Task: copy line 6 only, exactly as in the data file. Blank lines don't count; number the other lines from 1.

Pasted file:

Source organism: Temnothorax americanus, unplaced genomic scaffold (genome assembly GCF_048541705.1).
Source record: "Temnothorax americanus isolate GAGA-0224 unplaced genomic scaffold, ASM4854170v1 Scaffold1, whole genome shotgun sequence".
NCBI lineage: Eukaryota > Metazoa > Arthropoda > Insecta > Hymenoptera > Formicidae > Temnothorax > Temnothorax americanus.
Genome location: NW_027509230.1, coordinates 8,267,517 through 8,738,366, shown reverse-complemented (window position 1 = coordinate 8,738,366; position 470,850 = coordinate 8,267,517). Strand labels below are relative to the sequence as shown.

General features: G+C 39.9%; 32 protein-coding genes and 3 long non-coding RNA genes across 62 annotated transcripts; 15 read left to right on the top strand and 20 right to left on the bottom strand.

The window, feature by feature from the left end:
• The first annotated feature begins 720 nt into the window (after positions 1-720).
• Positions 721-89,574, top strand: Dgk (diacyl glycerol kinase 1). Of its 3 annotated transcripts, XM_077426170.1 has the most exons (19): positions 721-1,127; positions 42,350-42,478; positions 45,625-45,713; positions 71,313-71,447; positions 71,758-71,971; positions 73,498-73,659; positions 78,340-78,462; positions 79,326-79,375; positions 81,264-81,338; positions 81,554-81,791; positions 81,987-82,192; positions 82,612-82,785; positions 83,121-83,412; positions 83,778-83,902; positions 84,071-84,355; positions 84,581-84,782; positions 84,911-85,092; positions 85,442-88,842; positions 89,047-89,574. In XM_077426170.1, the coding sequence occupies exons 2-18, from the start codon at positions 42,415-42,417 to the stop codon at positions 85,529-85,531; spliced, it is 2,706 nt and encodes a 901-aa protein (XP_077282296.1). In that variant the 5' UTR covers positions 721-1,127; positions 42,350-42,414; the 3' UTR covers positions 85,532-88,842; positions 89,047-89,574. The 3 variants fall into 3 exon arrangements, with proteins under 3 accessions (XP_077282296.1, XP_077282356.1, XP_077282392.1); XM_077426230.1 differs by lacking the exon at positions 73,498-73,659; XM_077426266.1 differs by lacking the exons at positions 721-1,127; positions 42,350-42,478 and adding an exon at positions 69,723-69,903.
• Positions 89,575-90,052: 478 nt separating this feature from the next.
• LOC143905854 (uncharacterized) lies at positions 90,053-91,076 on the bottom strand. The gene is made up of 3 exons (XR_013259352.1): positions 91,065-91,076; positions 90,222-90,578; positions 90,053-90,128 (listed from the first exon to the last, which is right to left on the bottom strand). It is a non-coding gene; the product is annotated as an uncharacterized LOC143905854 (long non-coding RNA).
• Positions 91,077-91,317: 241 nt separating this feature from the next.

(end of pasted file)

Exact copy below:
The window, feature by feature from the left end: